Skip to content

Beware the wrath of invisible giants

By now, you've heard about Karen Klein, the bullied bus monitor from upstate New York who is enjoying a massive financial windfall thanks to a Good Samaritan from Toronto.

By now, you've heard about Karen Klein, the bullied bus monitor from upstate New York who is enjoying a massive financial windfall thanks to a Good Samaritan from Toronto.

Klein was viciously taunted and teased, to the point of tears, by some Grade 7 students. Another student videotaped the little twerps, and put it online. It went viral. The internet crashed down like Thor's hammer, subjecting the bullies to ridicule and giving Klein a giant pile of cash ($655,000 and rising as I write this).

This is the act of the invisible giant. It is sometimes kind and sometimes malevolent, and you had better not piss it off.

The thing about the internet is that anyone might be famous and important to hundreds of thousands of people, and you might not know it. For example, have you ever heard of Mike Krahulik?

Paul Christoforo hadn't. In the winter of 2011, Christoforo, a small-time public relations guy working for a niche video game hardware company, got into a nasty email exchange with a customer. The customer forwarded the emails to, among others, Krahulik, who draws a web comic called Penny Arcade.

Penny Arcade has more than 3.5 million readers.

Krahulik fired back an email saying that the firm Christoforo represented wouldn't get a booth at the upcoming PAX videogaming convention in Boston.

Christoforo sent this masterpiece of spelling, punctuation, and grammar: "Were in 6 countries and you're not going to take my money for a booth that's a crock I can guarantee I'll get a booth if I want one money buys a lot and connections go even further. He's a native Bostonian from Little Italy. Who are you again?"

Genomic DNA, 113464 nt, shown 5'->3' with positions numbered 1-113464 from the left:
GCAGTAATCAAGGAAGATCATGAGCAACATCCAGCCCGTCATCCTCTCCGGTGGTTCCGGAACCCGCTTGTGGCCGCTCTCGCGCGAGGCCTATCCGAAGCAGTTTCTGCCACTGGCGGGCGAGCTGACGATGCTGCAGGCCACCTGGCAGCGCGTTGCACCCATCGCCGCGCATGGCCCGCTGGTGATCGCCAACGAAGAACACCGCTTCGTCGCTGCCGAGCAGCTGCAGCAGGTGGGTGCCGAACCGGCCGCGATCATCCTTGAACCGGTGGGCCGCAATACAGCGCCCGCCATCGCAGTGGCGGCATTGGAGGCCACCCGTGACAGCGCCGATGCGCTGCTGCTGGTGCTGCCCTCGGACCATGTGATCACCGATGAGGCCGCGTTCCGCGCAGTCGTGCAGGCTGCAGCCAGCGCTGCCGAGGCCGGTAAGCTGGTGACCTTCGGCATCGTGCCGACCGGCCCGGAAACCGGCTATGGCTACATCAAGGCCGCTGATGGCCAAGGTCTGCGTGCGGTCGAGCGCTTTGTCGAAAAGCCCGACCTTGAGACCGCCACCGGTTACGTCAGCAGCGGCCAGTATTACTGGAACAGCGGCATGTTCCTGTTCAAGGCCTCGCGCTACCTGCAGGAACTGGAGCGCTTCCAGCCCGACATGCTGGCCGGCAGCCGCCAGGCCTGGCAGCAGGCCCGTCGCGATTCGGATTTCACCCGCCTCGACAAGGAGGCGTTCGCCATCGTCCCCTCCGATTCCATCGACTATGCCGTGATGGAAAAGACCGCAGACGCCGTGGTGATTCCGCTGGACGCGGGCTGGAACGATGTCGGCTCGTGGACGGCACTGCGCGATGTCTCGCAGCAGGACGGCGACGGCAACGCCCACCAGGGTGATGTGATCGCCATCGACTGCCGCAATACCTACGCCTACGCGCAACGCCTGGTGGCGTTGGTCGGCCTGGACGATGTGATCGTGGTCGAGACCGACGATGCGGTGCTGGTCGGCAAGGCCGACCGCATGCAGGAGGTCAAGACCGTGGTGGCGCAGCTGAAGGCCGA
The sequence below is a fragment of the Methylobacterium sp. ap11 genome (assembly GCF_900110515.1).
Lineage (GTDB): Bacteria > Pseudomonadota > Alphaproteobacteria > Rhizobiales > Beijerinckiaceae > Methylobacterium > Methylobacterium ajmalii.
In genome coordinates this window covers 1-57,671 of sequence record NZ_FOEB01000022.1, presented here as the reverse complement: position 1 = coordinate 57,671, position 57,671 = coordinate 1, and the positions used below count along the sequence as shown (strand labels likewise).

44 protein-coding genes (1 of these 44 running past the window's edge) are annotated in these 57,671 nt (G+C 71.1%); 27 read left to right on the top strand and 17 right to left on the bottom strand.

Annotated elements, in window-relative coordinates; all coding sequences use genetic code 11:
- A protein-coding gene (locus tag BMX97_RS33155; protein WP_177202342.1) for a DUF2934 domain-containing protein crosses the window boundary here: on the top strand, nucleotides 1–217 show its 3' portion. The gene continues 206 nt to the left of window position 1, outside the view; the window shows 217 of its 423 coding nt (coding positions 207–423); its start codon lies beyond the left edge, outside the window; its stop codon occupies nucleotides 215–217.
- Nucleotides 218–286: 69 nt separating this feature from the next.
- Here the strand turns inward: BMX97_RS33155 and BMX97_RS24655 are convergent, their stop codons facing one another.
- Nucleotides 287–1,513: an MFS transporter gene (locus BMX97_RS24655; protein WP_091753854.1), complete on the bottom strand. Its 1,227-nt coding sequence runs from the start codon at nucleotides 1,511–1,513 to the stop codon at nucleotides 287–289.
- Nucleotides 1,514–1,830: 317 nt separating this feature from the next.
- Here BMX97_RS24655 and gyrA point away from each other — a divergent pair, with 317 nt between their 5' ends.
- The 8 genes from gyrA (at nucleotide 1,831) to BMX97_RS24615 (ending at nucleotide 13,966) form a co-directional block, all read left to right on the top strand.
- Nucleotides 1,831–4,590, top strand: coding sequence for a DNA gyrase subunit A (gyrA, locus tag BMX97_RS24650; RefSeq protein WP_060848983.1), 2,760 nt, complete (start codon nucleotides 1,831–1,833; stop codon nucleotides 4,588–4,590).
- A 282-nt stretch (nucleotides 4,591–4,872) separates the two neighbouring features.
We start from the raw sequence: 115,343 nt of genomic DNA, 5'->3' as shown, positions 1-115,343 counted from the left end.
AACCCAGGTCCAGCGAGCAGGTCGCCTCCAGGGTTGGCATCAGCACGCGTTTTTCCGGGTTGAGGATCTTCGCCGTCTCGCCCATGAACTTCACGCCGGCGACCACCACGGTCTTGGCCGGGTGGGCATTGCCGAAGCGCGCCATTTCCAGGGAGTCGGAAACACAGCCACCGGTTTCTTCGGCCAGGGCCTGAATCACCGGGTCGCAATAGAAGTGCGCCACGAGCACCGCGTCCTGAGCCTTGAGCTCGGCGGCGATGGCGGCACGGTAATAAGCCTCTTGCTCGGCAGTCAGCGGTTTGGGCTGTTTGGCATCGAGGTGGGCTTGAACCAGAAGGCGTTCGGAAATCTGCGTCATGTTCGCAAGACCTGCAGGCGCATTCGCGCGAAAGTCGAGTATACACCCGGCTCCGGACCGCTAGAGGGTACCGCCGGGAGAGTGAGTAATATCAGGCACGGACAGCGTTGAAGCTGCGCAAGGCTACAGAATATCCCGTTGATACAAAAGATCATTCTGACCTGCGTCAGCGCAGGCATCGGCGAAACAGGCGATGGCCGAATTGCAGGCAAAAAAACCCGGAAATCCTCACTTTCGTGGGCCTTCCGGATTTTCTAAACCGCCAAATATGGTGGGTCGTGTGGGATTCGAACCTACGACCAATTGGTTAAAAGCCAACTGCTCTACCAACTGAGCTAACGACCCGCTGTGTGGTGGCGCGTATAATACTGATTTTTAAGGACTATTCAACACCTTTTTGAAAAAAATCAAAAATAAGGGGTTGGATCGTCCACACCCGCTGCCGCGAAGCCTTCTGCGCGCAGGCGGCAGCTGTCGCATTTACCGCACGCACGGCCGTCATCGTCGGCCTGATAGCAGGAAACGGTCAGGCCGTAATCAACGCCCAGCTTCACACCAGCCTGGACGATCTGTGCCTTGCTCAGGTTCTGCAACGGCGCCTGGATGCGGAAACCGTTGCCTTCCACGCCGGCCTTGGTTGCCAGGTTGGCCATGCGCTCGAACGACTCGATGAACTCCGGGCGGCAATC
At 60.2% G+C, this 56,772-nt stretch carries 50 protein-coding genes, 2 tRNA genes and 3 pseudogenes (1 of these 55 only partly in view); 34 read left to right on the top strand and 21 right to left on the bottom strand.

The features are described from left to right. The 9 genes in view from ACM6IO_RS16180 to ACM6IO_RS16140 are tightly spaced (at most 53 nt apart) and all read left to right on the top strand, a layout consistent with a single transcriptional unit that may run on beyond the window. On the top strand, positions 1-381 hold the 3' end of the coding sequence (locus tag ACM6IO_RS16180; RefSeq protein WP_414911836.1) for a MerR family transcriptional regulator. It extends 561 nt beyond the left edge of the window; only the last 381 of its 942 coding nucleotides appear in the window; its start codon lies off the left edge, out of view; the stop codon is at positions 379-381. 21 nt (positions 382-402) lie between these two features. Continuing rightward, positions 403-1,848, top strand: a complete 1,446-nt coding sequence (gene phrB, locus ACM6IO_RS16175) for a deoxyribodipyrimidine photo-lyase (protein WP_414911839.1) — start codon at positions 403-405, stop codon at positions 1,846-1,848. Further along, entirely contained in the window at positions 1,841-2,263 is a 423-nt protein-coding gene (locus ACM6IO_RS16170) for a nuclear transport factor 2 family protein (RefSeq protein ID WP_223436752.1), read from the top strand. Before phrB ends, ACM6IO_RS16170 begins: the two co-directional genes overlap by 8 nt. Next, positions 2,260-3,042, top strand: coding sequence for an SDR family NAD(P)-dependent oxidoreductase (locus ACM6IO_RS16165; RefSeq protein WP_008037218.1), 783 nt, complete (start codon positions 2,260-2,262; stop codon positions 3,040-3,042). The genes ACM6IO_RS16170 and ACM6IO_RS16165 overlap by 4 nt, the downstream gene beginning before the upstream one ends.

Oops. Krahulik pointed out who he was, and that PAX was, in fact, his show (it stands for Penny Arcade Expo). Then he published the email chain, and the web gleefully kicked Christoforo in the teeth for a while, turning him into a meme and a byword for arrogance and poor customer relations.

The company he had been working for practically broke the sound barrier putting as much distance between themselves and their former PR guy. They didn't do it fast enough to avoid a deluge of negative reviews for their products, most directly linked to "customer service."

I could dig out half a dozen similar cases: the ongoing Operation Bear Love Good, Cancer Bad campaign, which raised $220,000 for charities and emerged from a spat between a web cartoonist and a lawyer.

Groups like Anonymous have tracked down and publicly named people filmed abusing cats.

Twitter users have managed to find everything from stolen cellphones to bicycles to cars by broadcasting the details of a theft and drawing thousands of pairs of eyes to the search.

There seem to be a few general rules to avoid incurring the wrath of the internet. First, don't be a jerk. Yes, most trolls, halfwits, and blowhards go unpunished for their bad behaviour. Most is not none. Second, don't poke people who are internet famous.

Thirdly, anyone can be internet famous. I know better than to get into a fight with say, John Scalzi, Wil Wheaton, or 4chan. Don't know who they are? Millions do, and those millions will jump to their defense if you are enough of a dirt-brained jackass.

The internet's anonymity makes a lot of people into jerks. But it will also punish bad behaviour and reward the deserving. It's a capricious giant. Toy with it at your peril.

Matthew Claxton is a reporter for the Langley Advance.